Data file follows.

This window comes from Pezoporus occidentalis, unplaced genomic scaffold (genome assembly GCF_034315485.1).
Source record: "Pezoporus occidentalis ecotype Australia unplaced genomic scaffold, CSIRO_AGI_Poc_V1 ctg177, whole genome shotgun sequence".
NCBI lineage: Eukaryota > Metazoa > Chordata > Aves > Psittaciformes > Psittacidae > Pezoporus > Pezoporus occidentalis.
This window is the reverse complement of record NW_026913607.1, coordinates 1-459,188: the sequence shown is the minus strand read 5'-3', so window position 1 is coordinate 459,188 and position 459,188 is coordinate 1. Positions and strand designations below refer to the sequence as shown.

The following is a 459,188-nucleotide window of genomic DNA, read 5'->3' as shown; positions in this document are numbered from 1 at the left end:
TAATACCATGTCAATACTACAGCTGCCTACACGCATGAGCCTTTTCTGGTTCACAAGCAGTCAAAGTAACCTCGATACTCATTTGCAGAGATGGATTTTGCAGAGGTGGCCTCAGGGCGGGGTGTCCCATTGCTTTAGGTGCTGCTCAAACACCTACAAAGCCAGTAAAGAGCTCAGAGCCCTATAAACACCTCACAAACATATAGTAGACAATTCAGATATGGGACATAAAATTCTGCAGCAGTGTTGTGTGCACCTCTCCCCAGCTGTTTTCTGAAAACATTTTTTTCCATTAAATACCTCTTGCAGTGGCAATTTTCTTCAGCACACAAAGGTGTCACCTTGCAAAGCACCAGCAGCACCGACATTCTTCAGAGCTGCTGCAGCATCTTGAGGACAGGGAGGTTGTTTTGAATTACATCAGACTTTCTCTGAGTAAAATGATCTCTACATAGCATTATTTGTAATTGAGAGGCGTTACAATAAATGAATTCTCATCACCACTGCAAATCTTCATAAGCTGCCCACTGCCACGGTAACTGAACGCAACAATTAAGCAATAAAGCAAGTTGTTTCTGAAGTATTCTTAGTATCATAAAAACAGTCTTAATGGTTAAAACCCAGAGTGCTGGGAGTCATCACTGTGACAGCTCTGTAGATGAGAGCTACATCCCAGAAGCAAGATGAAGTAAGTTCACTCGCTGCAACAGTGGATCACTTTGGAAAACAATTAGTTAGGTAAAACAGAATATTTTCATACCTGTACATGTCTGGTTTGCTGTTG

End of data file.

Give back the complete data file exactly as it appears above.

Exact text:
This window comes from Pezoporus occidentalis, unplaced genomic scaffold (genome assembly GCF_034315485.1).
Source record: "Pezoporus occidentalis ecotype Australia unplaced genomic scaffold, CSIRO_AGI_Poc_V1 ctg177, whole genome shotgun sequence".
NCBI lineage: Eukaryota > Metazoa > Chordata > Aves > Psittaciformes > Psittacidae > Pezoporus > Pezoporus occidentalis.
This window is the reverse complement of record NW_026913607.1, coordinates 1-459,188: the sequence shown is the minus strand read 5'-3', so window position 1 is coordinate 459,188 and position 459,188 is coordinate 1. Positions and strand designations below refer to the sequence as shown.

The following is a 459,188-nucleotide window of genomic DNA, read 5'->3' as shown; positions in this document are numbered from 1 at the left end:
TAATACCATGTCAATACTACAGCTGCCTACACGCATGAGCCTTTTCTGGTTCACAAGCAGTCAAAGTAACCTCGATACTCATTTGCAGAGATGGATTTTGCAGAGGTGGCCTCAGGGCGGGGTGTCCCATTGCTTTAGGTGCTGCTCAAACACCTACAAAGCCAGTAAAGAGCTCAGAGCCCTATAAACACCTCACAAACATATAGTAGACAATTCAGATATGGGACATAAAATTCTGCAGCAGTGTTGTGTGCACCTCTCCCCAGCTGTTTTCTGAAAACATTTTTTTCCATTAAATACCTCTTGCAGTGGCAATTTTCTTCAGCACACAAAGGTGTCACCTTGCAAAGCACCAGCAGCACCGACATTCTTCAGAGCTGCTGCAGCATCTTGAGGACAGGGAGGTTGTTTTGAATTACATCAGACTTTCTCTGAGTAAAATGATCTCTACATAGCATTATTTGTAATTGAGAGGCGTTACAATAAATGAATTCTCATCACCACTGCAAATCTTCATAAGCTGCCCACTGCCACGGTAACTGAACGCAACAATTAAGCAATAAAGCAAGTTGTTTCTGAAGTATTCTTAGTATCATAAAAACAGTCTTAATGGTTAAAACCCAGAGTGCTGGGAGTCATCACTGTGACAGCTCTGTAGATGAGAGCTACATCCCAGAAGCAAGATGAAGTAAGTTCACTCGCTGCAACAGTGGATCACTTTGGAAAACAATTAGTTAGGTAAAACAGAATATTTTCATACCTGTACATGTCTGGTTTGCTGTTG